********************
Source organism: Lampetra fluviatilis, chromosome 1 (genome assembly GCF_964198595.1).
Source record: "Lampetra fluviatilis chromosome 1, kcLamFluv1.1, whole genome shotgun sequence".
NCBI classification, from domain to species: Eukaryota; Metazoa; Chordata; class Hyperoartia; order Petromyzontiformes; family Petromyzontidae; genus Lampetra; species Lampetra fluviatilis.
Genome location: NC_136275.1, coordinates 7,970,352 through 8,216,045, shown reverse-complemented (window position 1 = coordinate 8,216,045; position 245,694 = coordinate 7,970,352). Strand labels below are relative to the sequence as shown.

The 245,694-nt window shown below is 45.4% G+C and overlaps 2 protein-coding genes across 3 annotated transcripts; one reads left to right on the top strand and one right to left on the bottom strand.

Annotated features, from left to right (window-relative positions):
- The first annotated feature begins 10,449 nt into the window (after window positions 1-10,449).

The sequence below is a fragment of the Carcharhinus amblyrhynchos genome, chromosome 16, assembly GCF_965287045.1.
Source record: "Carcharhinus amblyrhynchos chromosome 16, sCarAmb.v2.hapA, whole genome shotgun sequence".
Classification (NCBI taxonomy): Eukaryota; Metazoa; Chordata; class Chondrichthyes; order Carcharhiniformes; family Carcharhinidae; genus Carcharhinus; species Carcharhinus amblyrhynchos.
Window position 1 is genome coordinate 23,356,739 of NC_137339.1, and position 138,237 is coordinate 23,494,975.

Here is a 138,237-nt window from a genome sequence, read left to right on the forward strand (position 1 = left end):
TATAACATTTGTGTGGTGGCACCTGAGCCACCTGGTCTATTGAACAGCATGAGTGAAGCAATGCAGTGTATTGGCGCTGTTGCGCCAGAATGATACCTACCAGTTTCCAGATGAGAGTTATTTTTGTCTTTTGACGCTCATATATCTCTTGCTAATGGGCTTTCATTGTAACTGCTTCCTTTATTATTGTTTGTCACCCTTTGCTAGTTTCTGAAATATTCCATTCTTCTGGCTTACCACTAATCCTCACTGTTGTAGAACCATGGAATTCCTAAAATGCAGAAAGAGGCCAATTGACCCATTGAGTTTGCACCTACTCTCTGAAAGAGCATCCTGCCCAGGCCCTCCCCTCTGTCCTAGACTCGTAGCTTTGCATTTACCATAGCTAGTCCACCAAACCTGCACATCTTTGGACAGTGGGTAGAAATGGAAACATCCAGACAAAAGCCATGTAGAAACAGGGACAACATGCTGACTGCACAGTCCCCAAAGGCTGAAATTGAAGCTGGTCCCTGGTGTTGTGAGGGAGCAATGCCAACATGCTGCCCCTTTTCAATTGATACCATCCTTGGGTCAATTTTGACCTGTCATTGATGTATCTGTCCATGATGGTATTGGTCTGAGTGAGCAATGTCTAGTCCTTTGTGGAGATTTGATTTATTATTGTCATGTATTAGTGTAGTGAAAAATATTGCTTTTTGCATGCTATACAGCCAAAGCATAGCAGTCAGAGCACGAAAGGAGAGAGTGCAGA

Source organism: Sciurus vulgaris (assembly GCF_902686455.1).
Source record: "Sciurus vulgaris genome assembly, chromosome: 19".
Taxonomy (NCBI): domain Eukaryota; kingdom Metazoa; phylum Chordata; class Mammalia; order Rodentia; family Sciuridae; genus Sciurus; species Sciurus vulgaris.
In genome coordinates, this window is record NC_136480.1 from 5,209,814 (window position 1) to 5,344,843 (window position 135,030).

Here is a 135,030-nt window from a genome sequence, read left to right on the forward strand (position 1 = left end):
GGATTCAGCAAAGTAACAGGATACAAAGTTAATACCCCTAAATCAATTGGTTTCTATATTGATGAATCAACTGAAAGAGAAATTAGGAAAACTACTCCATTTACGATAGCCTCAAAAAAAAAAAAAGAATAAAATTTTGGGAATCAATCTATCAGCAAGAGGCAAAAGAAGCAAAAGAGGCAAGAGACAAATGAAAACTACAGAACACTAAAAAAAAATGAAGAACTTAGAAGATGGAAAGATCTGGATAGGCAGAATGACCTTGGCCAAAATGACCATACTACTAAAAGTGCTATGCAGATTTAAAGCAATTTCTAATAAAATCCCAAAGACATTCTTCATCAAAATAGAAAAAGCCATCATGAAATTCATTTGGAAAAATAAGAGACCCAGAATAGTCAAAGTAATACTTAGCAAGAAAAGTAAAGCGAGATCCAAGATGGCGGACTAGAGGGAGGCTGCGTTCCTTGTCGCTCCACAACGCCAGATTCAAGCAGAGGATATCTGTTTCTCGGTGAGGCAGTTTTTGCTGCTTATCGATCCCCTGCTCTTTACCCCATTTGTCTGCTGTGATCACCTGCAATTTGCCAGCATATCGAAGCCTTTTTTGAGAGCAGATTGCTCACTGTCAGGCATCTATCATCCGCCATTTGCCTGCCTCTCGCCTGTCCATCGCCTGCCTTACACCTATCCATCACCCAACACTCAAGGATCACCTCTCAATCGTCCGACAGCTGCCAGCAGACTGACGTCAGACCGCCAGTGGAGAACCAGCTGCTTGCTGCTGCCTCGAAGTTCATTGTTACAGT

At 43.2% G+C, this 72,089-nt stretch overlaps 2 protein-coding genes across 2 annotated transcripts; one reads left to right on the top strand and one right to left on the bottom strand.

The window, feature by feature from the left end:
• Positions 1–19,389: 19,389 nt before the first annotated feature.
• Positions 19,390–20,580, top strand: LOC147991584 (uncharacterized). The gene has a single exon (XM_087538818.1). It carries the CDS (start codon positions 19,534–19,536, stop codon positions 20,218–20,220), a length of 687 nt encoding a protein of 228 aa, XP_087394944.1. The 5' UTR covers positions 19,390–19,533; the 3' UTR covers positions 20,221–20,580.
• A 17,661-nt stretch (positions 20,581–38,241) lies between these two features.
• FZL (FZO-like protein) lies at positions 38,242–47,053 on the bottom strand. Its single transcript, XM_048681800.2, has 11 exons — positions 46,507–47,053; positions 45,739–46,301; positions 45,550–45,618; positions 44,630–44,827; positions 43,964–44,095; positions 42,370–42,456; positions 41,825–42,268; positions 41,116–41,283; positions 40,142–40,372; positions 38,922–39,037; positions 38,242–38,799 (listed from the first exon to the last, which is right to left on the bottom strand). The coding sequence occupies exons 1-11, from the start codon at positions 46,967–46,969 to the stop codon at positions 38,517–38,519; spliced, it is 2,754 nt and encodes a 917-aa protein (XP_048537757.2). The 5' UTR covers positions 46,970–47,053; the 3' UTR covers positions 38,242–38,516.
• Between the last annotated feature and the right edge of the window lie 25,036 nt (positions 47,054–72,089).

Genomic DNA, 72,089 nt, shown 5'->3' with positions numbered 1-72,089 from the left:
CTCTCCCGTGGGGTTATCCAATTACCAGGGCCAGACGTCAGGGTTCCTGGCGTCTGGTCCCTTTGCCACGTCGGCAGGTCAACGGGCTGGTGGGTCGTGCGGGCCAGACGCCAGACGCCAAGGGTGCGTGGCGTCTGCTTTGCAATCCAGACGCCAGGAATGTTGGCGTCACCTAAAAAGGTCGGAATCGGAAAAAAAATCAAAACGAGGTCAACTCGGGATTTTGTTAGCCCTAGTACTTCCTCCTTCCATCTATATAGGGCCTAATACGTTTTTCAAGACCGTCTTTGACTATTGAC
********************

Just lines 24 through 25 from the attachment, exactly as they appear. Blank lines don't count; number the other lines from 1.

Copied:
• A 17,661-nt stretch (positions 20,581–38,241) lies between these two features.
• FZL (FZO-like protein) lies at positions 38,242–47,053 on the bottom strand. Its single transcript, XM_048681800.2, has 11 exons — positions 46,507–47,053; positions 45,739–46,301; positions 45,550–45,618; positions 44,630–44,827; positions 43,964–44,095; positions 42,370–42,456; positions 41,825–42,268; positions 41,116–41,283; positions 40,142–40,372; positions 38,922–39,037; positions 38,242–38,799 (listed from the first exon to the last, which is right to left on the bottom strand). The coding sequence occupies exons 1-11, from the start codon at positions 46,967–46,969 to the stop codon at positions 38,517–38,519; spliced, it is 2,754 nt and encodes a 917-aa protein (XP_048537757.2). The 5' UTR covers positions 46,970–47,053; the 3' UTR covers positions 38,242–38,516.